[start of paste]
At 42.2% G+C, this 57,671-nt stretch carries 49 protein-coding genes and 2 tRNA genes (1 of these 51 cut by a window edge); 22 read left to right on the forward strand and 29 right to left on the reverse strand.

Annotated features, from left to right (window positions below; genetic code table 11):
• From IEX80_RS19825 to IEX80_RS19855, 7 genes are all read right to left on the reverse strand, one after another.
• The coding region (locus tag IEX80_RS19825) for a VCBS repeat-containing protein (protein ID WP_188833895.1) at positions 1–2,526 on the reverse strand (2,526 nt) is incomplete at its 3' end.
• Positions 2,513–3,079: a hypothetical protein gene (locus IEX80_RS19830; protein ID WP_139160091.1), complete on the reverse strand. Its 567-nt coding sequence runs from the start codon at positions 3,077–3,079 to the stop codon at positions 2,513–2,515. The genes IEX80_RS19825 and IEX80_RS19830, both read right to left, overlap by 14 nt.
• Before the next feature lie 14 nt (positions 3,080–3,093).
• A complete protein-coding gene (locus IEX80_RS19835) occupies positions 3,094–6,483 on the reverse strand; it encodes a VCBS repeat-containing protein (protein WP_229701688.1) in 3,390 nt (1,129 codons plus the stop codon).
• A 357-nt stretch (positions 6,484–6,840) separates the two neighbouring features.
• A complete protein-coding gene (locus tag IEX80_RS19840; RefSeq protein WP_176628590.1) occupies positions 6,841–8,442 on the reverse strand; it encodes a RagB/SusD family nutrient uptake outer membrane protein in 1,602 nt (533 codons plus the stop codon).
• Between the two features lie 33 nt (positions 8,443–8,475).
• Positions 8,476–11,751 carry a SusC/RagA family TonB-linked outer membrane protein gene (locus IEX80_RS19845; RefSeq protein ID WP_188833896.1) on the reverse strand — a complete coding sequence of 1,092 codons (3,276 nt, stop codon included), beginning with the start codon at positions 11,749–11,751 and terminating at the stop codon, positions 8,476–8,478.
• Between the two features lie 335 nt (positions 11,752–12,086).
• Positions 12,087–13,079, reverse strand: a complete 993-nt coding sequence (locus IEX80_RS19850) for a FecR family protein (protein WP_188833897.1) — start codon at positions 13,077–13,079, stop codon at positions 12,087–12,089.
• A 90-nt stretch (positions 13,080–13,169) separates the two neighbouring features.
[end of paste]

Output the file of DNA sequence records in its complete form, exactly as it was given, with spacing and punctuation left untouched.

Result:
At 42.2% G+C, this 57,671-nt stretch carries 49 protein-coding genes and 2 tRNA genes (1 of these 51 cut by a window edge); 22 read left to right on the forward strand and 29 right to left on the reverse strand.

Annotated features, from left to right (window positions below; genetic code table 11):
• From IEX80_RS19825 to IEX80_RS19855, 7 genes are all read right to left on the reverse strand, one after another.
• The coding region (locus tag IEX80_RS19825) for a VCBS repeat-containing protein (protein ID WP_188833895.1) at positions 1–2,526 on the reverse strand (2,526 nt) is incomplete at its 3' end.
• Positions 2,513–3,079: a hypothetical protein gene (locus IEX80_RS19830; protein ID WP_139160091.1), complete on the reverse strand. Its 567-nt coding sequence runs from the start codon at positions 3,077–3,079 to the stop codon at positions 2,513–2,515. The genes IEX80_RS19825 and IEX80_RS19830, both read right to left, overlap by 14 nt.
• Before the next feature lie 14 nt (positions 3,080–3,093).
• A complete protein-coding gene (locus IEX80_RS19835) occupies positions 3,094–6,483 on the reverse strand; it encodes a VCBS repeat-containing protein (protein WP_229701688.1) in 3,390 nt (1,129 codons plus the stop codon).
• A 357-nt stretch (positions 6,484–6,840) separates the two neighbouring features.
• A complete protein-coding gene (locus tag IEX80_RS19840; RefSeq protein WP_176628590.1) occupies positions 6,841–8,442 on the reverse strand; it encodes a RagB/SusD family nutrient uptake outer membrane protein in 1,602 nt (533 codons plus the stop codon).
• Between the two features lie 33 nt (positions 8,443–8,475).
• Positions 8,476–11,751 carry a SusC/RagA family TonB-linked outer membrane protein gene (locus IEX80_RS19845; RefSeq protein ID WP_188833896.1) on the reverse strand — a complete coding sequence of 1,092 codons (3,276 nt, stop codon included), beginning with the start codon at positions 11,749–11,751 and terminating at the stop codon, positions 8,476–8,478.
• Between the two features lie 335 nt (positions 11,752–12,086).
• Positions 12,087–13,079, reverse strand: a complete 993-nt coding sequence (locus IEX80_RS19850) for a FecR family protein (protein WP_188833897.1) — start codon at positions 13,077–13,079, stop codon at positions 12,087–12,089.
• A 90-nt stretch (positions 13,080–13,169) separates the two neighbouring features.